At an abstract, intellectual level, an adherence to a philosophy like value – with its focus on logic, discipline and character – alleviates some of the pain. Value answers the first part of the question above, “Does my strategy actually work?” Yes, I believe value works. The various academic studies that I’m so fond of quoting (for example, Value vs Glamour: A Global Phenomenon and Contrarian Investment, Extrapolation and Risk) confirm for me that value is a real phenomenon. I acknowledge, however, that that view is grounded in faith. We can call it logic and back-test it to an atomic level over an eon, but, ultimately, we have to accept that we’re value investors for reasons peculiar to our personalities, and not because we’re men and women of reason and rationality. It’s some comfort to know that greater minds have used the philosophy and profited. In my experience, however, abstract intellectualism doesn’t keep The Fear at bay at 3.00am. Neither does it answer the second part of the question, “Am I a value investor, or have I just been lucky?”

As an aside, whenever I see back-test results like the ones above (or like those in the Net current asset value and net net working capital back-test refined posts) I am reminded of Marcus Brutus’s oft-quoted line to Cassius in Shakespeare’s Julius Caesar:

There is a tide in the affairs of men,

Which, taken at the flood, leads on to fortune;

Omitted, all the voyage of their life

Is bound in shallows and in miseries.

As the first chart above shows, in 2002 or 2009, the simple value strategy was in flood, and lead on to fortune. Without those two periods, however, the strategy seems “bound in shallows and in miseries.” Brutus’s line seems apt, and it is, but not for the obvious reason. In the scene in Julius Caesar from which Brutus’s line is drawn, Brutus tries to persuade Cassius that they must act because the tide is at the flood (“On such a full sea are we now afloat; And we must take the current when it serves, Or lose our ventures.”). What goes unsaid, and what Brutus and Cassius discover soon enough, is that a sin of commission is deadlier than a sin of omission. The failure to take the tide at the flood leads to a life “bound in shallows and in miseries,” but taking the tide at the flood sometimes leads to death on a battlefield. It’s a stirring call to arms, and that’s why it’s quoted so often, but it’s worth remembering that Brutus and Cassius don’t see the play out.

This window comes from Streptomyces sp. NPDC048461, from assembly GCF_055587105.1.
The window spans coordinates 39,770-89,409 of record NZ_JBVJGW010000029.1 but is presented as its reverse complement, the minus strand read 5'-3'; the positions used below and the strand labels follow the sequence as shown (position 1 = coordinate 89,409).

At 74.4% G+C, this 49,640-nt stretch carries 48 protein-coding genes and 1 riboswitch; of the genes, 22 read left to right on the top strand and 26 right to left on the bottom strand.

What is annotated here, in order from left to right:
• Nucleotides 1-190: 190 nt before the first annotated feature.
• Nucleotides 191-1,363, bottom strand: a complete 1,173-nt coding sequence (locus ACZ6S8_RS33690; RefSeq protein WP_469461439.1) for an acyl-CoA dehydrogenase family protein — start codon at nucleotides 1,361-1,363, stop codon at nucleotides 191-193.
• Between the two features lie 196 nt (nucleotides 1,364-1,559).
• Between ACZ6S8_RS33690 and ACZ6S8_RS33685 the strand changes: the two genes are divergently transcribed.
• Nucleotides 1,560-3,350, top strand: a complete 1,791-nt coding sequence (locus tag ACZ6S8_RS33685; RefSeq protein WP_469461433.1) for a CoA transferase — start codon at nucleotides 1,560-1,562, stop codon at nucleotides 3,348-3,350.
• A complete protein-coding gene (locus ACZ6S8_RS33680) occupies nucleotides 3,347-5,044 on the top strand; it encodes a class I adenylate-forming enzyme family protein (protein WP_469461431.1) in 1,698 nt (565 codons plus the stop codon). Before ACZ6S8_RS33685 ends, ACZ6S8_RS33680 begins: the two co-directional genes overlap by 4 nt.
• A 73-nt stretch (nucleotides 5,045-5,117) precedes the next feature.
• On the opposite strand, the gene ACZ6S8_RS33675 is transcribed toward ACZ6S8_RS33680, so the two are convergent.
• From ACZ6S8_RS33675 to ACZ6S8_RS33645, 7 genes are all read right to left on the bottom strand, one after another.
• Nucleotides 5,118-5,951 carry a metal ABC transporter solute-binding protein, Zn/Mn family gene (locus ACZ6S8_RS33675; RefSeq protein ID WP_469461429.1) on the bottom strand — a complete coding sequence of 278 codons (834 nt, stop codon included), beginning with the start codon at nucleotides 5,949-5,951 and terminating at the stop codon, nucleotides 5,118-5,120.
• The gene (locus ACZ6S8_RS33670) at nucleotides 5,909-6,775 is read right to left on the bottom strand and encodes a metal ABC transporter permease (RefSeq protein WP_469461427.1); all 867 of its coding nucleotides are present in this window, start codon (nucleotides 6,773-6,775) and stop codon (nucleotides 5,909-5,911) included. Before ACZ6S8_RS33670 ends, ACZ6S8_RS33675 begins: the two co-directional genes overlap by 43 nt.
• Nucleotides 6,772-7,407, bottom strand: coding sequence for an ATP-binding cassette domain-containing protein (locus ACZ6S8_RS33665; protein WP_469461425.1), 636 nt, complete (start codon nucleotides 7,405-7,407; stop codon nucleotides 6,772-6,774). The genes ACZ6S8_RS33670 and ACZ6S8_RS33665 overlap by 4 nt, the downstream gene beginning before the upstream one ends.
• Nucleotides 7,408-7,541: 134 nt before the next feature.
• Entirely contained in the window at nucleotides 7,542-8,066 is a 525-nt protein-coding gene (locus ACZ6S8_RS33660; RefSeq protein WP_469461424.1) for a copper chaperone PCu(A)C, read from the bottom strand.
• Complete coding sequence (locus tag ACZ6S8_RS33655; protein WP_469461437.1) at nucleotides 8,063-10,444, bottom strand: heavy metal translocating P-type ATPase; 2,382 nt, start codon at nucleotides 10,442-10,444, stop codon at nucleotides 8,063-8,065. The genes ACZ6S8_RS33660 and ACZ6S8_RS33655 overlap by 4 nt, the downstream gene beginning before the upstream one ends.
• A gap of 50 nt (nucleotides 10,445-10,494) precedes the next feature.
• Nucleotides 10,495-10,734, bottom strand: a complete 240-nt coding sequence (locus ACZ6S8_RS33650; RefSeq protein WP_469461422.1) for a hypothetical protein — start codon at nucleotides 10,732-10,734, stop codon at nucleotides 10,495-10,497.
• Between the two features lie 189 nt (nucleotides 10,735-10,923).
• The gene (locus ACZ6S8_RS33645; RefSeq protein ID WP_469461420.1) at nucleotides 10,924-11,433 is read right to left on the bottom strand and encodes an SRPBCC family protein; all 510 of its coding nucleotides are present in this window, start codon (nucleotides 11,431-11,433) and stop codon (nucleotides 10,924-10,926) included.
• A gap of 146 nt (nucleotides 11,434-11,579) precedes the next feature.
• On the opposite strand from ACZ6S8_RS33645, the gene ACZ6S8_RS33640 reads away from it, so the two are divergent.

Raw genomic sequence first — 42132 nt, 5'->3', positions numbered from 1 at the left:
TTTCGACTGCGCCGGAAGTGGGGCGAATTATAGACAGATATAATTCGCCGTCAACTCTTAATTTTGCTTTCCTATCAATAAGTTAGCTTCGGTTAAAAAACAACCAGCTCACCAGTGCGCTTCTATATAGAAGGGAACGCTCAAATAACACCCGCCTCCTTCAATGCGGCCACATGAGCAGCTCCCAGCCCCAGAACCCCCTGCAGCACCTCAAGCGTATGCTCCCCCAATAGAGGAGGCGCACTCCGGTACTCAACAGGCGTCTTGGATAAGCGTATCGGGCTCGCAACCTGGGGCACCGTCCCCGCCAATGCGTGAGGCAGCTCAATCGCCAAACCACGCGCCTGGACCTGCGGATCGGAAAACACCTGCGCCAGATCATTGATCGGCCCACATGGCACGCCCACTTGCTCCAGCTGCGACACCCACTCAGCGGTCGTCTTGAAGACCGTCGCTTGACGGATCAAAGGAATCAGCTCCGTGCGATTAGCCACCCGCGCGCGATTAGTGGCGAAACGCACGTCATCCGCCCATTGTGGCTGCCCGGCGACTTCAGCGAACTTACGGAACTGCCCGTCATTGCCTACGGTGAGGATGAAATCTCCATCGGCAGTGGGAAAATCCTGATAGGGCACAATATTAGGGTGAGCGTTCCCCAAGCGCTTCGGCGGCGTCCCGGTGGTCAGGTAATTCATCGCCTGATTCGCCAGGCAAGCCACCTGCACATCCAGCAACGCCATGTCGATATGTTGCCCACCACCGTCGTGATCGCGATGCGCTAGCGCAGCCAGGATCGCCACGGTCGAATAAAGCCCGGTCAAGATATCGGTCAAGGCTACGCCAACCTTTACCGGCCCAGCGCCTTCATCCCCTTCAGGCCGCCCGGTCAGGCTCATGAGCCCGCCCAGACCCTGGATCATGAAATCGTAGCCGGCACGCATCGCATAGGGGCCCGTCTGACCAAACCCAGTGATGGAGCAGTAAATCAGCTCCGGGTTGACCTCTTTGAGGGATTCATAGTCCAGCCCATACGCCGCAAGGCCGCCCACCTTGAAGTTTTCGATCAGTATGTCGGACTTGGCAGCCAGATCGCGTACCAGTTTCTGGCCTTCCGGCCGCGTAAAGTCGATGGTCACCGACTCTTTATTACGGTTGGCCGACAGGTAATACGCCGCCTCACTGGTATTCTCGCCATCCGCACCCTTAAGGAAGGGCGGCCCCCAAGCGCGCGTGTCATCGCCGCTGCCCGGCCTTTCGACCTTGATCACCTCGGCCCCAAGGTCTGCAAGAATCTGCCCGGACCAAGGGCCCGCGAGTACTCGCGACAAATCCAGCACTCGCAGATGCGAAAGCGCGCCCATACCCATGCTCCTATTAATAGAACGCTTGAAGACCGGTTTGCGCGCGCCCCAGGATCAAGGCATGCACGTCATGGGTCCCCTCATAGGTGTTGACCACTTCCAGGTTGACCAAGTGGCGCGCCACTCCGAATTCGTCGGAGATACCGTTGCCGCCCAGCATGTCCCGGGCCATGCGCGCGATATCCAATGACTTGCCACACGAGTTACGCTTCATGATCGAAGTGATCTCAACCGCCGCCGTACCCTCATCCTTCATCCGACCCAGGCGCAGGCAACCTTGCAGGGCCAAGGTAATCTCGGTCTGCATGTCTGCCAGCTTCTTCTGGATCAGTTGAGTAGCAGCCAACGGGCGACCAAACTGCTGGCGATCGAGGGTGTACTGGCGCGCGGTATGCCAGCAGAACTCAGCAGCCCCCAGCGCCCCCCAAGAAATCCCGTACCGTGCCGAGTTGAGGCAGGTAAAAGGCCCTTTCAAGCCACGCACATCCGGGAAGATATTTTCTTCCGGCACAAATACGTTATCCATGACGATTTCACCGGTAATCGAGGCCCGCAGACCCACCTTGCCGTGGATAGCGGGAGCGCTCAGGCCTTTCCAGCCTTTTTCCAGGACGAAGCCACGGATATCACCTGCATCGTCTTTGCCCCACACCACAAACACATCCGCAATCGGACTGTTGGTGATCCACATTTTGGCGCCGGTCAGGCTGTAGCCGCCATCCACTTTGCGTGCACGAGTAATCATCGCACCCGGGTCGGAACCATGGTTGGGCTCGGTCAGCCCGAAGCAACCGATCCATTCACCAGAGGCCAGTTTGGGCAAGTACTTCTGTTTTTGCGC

* Yes, the link is to classic.abnormalreturns. I like my Abnormal Returns like I like my Coke.

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In a post in late November last year, Testing the performance of price-to-book value, I set up a hypothetical equally-weighted portfolio of the cheapest price-to-book stocks with a positive P/E ratio discovered using the Google Screener, which I called the “Greenbackd Contrarian Value Portfolio“. The portfolio has been operating for a little over 4 months, so I thought I’d check in and see how it’s going.

Here is the Tickerspy portfolio tracker for the Greenbackd Contrarian Value Portfolio showing how each individual stock is performing:

(Click to enlarge)

And the chart showing the performance of the portfolio against the S&P500:

[Full Disclosure:  No positions. This is neither a recommendation to buy or sell any securities. All information provided believed to be reliable and presented for information purposes only. Do your own research before investing in any security.]

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In the Introduction to my 2003 copy of Philip A. Fisher’s Common Stocks and Uncommon Profits and Other Writings, his son, Kenneth L. Fisher, recounts a story about his father that has stuck with me since I first read it. For me, it speaks to Phil Fisher’s eclectic genius, and quirky sense of humor: